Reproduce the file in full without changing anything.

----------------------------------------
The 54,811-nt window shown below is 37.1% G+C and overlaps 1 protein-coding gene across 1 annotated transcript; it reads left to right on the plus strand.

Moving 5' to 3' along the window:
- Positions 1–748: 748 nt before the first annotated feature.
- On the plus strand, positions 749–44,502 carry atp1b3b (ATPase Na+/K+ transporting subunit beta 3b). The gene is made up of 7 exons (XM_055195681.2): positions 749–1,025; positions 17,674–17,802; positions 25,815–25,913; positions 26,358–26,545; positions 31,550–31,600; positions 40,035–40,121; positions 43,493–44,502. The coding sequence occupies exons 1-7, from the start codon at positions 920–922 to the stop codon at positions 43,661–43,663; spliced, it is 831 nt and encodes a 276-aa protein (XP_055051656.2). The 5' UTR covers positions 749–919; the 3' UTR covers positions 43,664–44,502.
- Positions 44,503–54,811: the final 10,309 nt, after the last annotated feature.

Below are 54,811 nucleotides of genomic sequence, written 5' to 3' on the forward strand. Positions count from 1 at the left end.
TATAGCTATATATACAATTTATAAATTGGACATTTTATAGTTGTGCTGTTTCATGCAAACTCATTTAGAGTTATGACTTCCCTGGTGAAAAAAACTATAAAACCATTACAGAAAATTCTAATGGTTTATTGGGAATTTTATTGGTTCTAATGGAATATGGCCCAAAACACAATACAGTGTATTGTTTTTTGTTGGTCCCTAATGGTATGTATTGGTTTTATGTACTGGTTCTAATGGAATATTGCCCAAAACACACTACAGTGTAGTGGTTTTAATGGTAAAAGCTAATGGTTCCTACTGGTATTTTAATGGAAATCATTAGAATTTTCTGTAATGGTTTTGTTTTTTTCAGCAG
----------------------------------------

The 54,811-nt window shown below is 37.1% G+C and overlaps 1 protein-coding gene across 1 annotated transcript; it reads left to right on the plus strand.

Moving 5' to 3' along the window:
- Positions 1–748: 748 nt before the first annotated feature.
- On the plus strand, positions 749–44,502 carry atp1b3b (ATPase Na+/K+ transporting subunit beta 3b). The gene is made up of 7 exons (XM_055195681.2): positions 749–1,025; positions 17,674–17,802; positions 25,815–25,913; positions 26,358–26,545; positions 31,550–31,600; positions 40,035–40,121; positions 43,493–44,502. The coding sequence occupies exons 1-7, from the start codon at positions 920–922 to the stop codon at positions 43,661–43,663; spliced, it is 831 nt and encodes a 276-aa protein (XP_055051656.2). The 5' UTR covers positions 749–919; the 3' UTR covers positions 43,664–44,502.
- Positions 44,503–54,811: the final 10,309 nt, after the last annotated feature.

Below are 54,811 nucleotides of genomic sequence, written 5' to 3' on the forward strand. Positions count from 1 at the left end.
TATAGCTATATATACAATTTATAAATTGGACATTTTATAGTTGTGCTGTTTCATGCAAACTCATTTAGAGTTATGACTTCCCTGGTGAAAAAAACTATAAAACCATTACAGAAAATTCTAATGGTTTATTGGGAATTTTATTGGTTCTAATGGAATATGGCCCAAAACACAATACAGTGTATTGTTTTTTGTTGGTCCCTAATGGTATGTATTGGTTTTATGTACTGGTTCTAATGGAATATTGCCCAAAACACACTACAGTGTAGTGGTTTTAATGGTAAAAGCTAATGGTTCCTACTGGTATTTTAATGGAAATCATTAGAATTTTCTGTAATGGTTTTGTTTTTTTCAGCAG